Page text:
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Mediatecture: Enter the Holodeck

As AV technology integrates seamlessly with new and renovated buildings, we increasingly encounter AV being used as architecture and architecture as AV.

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Raymond Kent

We live in a wired world, saturated 24/7 with news, videos, music, social media, and more, right in the palms of our hands. People and companies want us to know who they are and what they have to offer. We’re bombarded with advertising, messages, and random thoughts in all formatssome direct, others subliminal. Why fight it?

One of the biggest problems with this phenomenon (among many) is that we’re less likely to relate to the world around us on an interactive, personal level when we have our noses in our iPods, iPads, iPhones, or iAnythings. We don’t experience anything other than what’s on the screen. But something called “mediatecture” is out to change that.

Many of us who grew up watching Star Trek: The Next Generation are familiar with the Holy Grail of mediatecture, which is loosely defined as the marriage of interactive media and architecture. The Holy Grail is, of course, the holodeck. On the holodeck, at the prompt of a voice command, one is transported to another time, location, or dimension, all from inside a seemingly empty black box. This creation of science fiction reflects a very real goal of today’s architects, in partnership with AV technologists and corporate partners: to design a built environment that pulls in experiences from beyond the room itself. And we’re not just talking about an interactive, immersive museum or a theme park, but every facet of every physical building.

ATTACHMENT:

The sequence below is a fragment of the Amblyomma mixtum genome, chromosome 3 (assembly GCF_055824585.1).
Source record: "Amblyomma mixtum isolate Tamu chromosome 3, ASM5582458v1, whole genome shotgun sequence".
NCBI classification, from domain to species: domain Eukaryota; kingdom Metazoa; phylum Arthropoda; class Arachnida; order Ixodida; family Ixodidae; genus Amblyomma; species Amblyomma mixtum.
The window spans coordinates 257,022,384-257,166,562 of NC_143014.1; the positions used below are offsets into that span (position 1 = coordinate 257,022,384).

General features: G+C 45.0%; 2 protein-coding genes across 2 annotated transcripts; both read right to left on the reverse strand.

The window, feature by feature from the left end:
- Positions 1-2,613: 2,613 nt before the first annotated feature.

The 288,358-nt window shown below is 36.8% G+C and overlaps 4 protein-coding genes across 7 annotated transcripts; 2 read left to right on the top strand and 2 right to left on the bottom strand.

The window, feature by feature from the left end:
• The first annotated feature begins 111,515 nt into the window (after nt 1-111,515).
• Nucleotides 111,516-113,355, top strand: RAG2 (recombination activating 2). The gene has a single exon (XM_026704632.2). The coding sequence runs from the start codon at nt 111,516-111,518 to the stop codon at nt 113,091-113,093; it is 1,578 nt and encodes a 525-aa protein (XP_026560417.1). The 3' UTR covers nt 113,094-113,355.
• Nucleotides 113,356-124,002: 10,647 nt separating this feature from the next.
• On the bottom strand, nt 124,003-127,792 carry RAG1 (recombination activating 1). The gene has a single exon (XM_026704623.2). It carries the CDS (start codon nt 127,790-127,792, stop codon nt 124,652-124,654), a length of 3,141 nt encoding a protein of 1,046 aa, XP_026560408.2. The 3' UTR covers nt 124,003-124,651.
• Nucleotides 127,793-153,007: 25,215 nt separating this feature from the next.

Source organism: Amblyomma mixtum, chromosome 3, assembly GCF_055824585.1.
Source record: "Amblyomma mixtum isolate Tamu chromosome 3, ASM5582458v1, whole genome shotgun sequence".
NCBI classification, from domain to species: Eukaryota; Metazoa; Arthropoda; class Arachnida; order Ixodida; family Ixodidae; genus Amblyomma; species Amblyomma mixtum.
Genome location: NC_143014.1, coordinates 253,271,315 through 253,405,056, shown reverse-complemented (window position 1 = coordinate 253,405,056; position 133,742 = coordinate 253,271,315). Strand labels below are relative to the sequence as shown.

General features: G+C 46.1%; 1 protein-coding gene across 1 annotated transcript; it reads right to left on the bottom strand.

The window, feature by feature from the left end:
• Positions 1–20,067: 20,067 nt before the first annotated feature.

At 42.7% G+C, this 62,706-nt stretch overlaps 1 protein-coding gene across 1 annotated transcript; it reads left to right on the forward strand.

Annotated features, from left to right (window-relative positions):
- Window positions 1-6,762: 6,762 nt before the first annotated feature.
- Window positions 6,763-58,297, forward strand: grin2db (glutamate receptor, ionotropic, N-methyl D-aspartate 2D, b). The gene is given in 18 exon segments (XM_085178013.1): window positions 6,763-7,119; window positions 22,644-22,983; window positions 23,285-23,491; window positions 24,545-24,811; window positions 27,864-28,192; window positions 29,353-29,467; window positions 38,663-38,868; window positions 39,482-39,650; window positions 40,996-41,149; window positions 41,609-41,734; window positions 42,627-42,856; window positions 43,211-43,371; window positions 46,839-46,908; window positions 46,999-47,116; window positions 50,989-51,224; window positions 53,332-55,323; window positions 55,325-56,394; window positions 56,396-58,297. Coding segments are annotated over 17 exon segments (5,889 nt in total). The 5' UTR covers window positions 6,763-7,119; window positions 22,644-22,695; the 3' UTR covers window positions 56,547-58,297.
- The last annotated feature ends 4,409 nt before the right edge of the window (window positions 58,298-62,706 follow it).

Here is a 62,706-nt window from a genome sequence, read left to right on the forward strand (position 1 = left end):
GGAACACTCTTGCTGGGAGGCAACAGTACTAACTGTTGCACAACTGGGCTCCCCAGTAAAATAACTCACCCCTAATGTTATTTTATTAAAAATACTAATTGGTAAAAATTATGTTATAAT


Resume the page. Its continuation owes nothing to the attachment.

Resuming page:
Having spent a large portion of my career in architecture, entertainment, and technology, I’ve witnessed my fellow architects spend months—if not yearsdesigning interesting spaces where people can live, work, and play. As an entertainment professional and technology designer, I spend my time creating new ways for us to do the same thing, but in a connected world.

Today, a local indie band can lay tracks for an album and film its own music video for relatively little while tweeting its every move directly to fans. A few keystrokes and mouse clicks and—bingo—the band is on YouTube and beginning to rack up Facebook fans. Now, what if that band could stream a live concert to the wall of your house even when they’re halfway around the world? Then imagine what it would be like if you and your friends, watching the concert in your living room, could interact with other living rooms around the globe, as well as the musicians, in real time. In a corporate example, imagine a “window” at your office that looks out on a manufacturing floor, only that manufacturing floor is 3,000 miles away and that window is a 24/7 telepresence feed.

Technology giants such as Google, Cisco Systems, Tandberg, Apple, Verizon, Crestron, Extron, and others are hard at work to make transporting video data in high definition a seamless reality. Static images are so last century, as we’ve seen through the explosion of digital signage, which offers an affordable way for companies to broadcast their messages with motion and sound. And like moths to the proverbial flame, our eyes seek out the light (or the video monitor, or the projection screen).